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Sci-Tech

Electroloom 3D printer makes seamless fabric from liquid

By using a process known as electrospinning, a new kind of 3D printer might someday fabricate your clothes moments before you go out for the night.

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Why yes, we did just print out these clothes in our bedroom! Electroloom

3D printers have been used to make everything from candy to sculptures of unborn children (not to mention a skull and a rocket car.) So it was only a matter of time before the technology would be repurposed to make something that (literally) touches all of us every day -- fabric.

A team of entrepreneurs is taking 3D printing in that direction with Electroloom, a device that makes fabric from a liquid sprayed onto molds.

They are running a slightly unusual Kickstarter campaign right now in which they're asking people to pledge cash to become a beta tester and help them improve the product. So instead of promising a fully functional machine that can make your wedding tux, for pledges at the highest level you'll get a machine that can make fabric that could be fashioned into a crude tank top, skirt or hat and lets you become part of the team that can help push the tech forward.

Unlike the fabric printer we recently covered from Disney Research, the Electroloom doesn't cut existing fabrics into novel shapes. It literally creates fabric from scratch. It does that through a process called electrospinning in which liquids are turned to tiny fibers that are sprayed onto a mold (like a metal plate) where they gather and bond together thanks to an electrical field created inside the machine.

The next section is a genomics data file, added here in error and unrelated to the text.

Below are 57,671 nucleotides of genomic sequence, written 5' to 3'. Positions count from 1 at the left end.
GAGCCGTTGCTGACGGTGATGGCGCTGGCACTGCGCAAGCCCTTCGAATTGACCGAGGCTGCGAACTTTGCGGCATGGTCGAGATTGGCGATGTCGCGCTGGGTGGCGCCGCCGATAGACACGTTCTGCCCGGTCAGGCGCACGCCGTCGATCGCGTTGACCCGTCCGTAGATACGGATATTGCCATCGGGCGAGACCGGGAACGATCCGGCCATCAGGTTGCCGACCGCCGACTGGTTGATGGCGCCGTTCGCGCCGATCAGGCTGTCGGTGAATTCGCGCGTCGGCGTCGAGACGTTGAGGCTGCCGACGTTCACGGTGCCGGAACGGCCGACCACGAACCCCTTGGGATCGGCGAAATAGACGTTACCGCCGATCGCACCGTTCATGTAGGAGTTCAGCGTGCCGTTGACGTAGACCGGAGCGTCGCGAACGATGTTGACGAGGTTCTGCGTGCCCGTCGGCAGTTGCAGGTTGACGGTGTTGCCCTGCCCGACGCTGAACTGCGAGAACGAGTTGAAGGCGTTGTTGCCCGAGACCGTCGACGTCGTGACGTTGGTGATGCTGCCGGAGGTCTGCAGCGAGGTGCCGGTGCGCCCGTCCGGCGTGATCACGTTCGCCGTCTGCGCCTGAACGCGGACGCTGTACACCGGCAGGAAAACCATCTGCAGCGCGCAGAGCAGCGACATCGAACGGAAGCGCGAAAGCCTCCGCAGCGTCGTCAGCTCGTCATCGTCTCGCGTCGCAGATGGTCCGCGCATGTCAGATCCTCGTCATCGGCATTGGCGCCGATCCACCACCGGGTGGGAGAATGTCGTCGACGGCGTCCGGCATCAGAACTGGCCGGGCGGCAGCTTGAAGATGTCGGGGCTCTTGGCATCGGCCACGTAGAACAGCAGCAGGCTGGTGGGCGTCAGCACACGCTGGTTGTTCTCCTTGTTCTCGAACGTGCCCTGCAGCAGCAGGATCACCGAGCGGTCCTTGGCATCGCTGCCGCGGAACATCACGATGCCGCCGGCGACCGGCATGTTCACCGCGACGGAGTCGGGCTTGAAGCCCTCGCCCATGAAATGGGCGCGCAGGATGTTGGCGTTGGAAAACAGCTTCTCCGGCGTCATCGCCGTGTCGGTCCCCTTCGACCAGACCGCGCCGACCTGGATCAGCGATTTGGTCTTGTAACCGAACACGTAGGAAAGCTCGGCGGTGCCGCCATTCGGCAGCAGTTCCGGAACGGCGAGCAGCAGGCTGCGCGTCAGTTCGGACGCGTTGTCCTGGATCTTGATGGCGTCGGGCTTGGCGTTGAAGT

Once the mold is covered, the fabric can be carefully peeled off, and voila -- you've got a tank top to wear to the next South By Southwest festival.

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Fabric for this wacky hat was 3D-printed from liquid. Electroloom

The creators say they're currently working with a polyester cotton blend and that the Electroloom will ship with enough liquid pods to make at least seven beanies, four tank tops or three skirts -- or anything else you can design. They also say that they're working on new silk and acrylic fabrics.

The team came up with the idea for the Electroloom after working at their university, California Polytechnic State University in San Luis Obispo, to 3D-print artificial blood vessels.

Clearly, this isn't a Kickstarter campaign for the casual home user. You'd want to be comfortable with 3D printing generally and have enough design experience to fabricate your own molds. You should also have a little cash saved up, as the early-bird version of Electroloom will set you back $4,500 (about £2871, AU$5630). It does come with two molds tailored for your body size and you can choose from the tank top, skirt or beanie. If that's too steep, you can get one of the clothing types made for you for a $100 (about £64, AU$125) pledge.

So far the campaign is doing well, with more than half the $50,000 goal raised well in advance of the June 15 end date. If the campaign succeeds, Electrolooms are expected to ship -- worldwide -- in March 2016.